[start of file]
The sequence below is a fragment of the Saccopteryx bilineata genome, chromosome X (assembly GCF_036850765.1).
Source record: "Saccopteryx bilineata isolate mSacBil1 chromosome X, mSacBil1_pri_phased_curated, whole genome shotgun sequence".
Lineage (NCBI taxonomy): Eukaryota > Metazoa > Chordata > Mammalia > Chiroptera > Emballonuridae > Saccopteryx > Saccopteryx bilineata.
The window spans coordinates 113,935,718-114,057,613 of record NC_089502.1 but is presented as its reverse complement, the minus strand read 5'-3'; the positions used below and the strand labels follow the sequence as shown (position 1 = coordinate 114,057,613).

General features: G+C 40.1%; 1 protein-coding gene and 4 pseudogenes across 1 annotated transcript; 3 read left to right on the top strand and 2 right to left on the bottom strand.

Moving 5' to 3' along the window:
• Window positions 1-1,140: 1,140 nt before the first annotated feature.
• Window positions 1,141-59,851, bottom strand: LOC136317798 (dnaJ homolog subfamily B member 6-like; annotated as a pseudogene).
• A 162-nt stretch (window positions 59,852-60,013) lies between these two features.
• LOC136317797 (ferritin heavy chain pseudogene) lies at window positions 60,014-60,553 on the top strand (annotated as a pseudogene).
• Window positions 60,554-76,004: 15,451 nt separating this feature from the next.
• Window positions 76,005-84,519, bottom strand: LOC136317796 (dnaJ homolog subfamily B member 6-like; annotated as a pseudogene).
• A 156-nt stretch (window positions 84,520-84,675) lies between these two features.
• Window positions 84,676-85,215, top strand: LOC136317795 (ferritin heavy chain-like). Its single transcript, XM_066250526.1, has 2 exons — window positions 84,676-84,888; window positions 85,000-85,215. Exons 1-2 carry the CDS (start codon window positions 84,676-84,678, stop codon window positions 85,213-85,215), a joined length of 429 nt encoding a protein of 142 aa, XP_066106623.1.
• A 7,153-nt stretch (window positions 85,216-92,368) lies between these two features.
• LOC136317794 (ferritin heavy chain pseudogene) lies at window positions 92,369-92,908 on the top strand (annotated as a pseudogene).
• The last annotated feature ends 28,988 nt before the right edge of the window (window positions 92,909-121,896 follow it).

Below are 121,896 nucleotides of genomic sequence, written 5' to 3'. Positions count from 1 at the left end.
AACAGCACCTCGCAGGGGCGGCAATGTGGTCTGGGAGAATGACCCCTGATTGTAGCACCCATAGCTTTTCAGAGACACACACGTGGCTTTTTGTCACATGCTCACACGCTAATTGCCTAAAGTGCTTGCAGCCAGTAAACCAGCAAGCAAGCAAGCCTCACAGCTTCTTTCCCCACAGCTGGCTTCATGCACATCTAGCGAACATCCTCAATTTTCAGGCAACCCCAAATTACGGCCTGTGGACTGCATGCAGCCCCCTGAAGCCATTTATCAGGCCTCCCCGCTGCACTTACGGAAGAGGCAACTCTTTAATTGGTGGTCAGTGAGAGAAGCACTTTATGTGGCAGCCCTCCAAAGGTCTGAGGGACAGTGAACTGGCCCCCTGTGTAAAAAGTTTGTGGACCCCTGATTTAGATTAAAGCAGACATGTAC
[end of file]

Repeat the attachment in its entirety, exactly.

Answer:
The sequence below is a fragment of the Saccopteryx bilineata genome, chromosome X (assembly GCF_036850765.1).
Source record: "Saccopteryx bilineata isolate mSacBil1 chromosome X, mSacBil1_pri_phased_curated, whole genome shotgun sequence".
Lineage (NCBI taxonomy): Eukaryota > Metazoa > Chordata > Mammalia > Chiroptera > Emballonuridae > Saccopteryx > Saccopteryx bilineata.
The window spans coordinates 113,935,718-114,057,613 of record NC_089502.1 but is presented as its reverse complement, the minus strand read 5'-3'; the positions used below and the strand labels follow the sequence as shown (position 1 = coordinate 114,057,613).

General features: G+C 40.1%; 1 protein-coding gene and 4 pseudogenes across 1 annotated transcript; 3 read left to right on the top strand and 2 right to left on the bottom strand.

Moving 5' to 3' along the window:
• Window positions 1-1,140: 1,140 nt before the first annotated feature.
• Window positions 1,141-59,851, bottom strand: LOC136317798 (dnaJ homolog subfamily B member 6-like; annotated as a pseudogene).
• A 162-nt stretch (window positions 59,852-60,013) lies between these two features.
• LOC136317797 (ferritin heavy chain pseudogene) lies at window positions 60,014-60,553 on the top strand (annotated as a pseudogene).
• Window positions 60,554-76,004: 15,451 nt separating this feature from the next.
• Window positions 76,005-84,519, bottom strand: LOC136317796 (dnaJ homolog subfamily B member 6-like; annotated as a pseudogene).
• A 156-nt stretch (window positions 84,520-84,675) lies between these two features.
• Window positions 84,676-85,215, top strand: LOC136317795 (ferritin heavy chain-like). Its single transcript, XM_066250526.1, has 2 exons — window positions 84,676-84,888; window positions 85,000-85,215. Exons 1-2 carry the CDS (start codon window positions 84,676-84,678, stop codon window positions 85,213-85,215), a joined length of 429 nt encoding a protein of 142 aa, XP_066106623.1.
• A 7,153-nt stretch (window positions 85,216-92,368) lies between these two features.
• LOC136317794 (ferritin heavy chain pseudogene) lies at window positions 92,369-92,908 on the top strand (annotated as a pseudogene).
• The last annotated feature ends 28,988 nt before the right edge of the window (window positions 92,909-121,896 follow it).

Below are 121,896 nucleotides of genomic sequence, written 5' to 3'. Positions count from 1 at the left end.
AACAGCACCTCGCAGGGGCGGCAATGTGGTCTGGGAGAATGACCCCTGATTGTAGCACCCATAGCTTTTCAGAGACACACACGTGGCTTTTTGTCACATGCTCACACGCTAATTGCCTAAAGTGCTTGCAGCCAGTAAACCAGCAAGCAAGCAAGCCTCACAGCTTCTTTCCCCACAGCTGGCTTCATGCACATCTAGCGAACATCCTCAATTTTCAGGCAACCCCAAATTACGGCCTGTGGACTGCATGCAGCCCCCTGAAGCCATTTATCAGGCCTCCCCGCTGCACTTACGGAAGAGGCAACTCTTTAATTGGTGGTCAGTGAGAGAAGCACTTTATGTGGCAGCCCTCCAAAGGTCTGAGGGACAGTGAACTGGCCCCCTGTGTAAAAAGTTTGTGGACCCCTGATTTAGATTAAAGCAGACATGTAC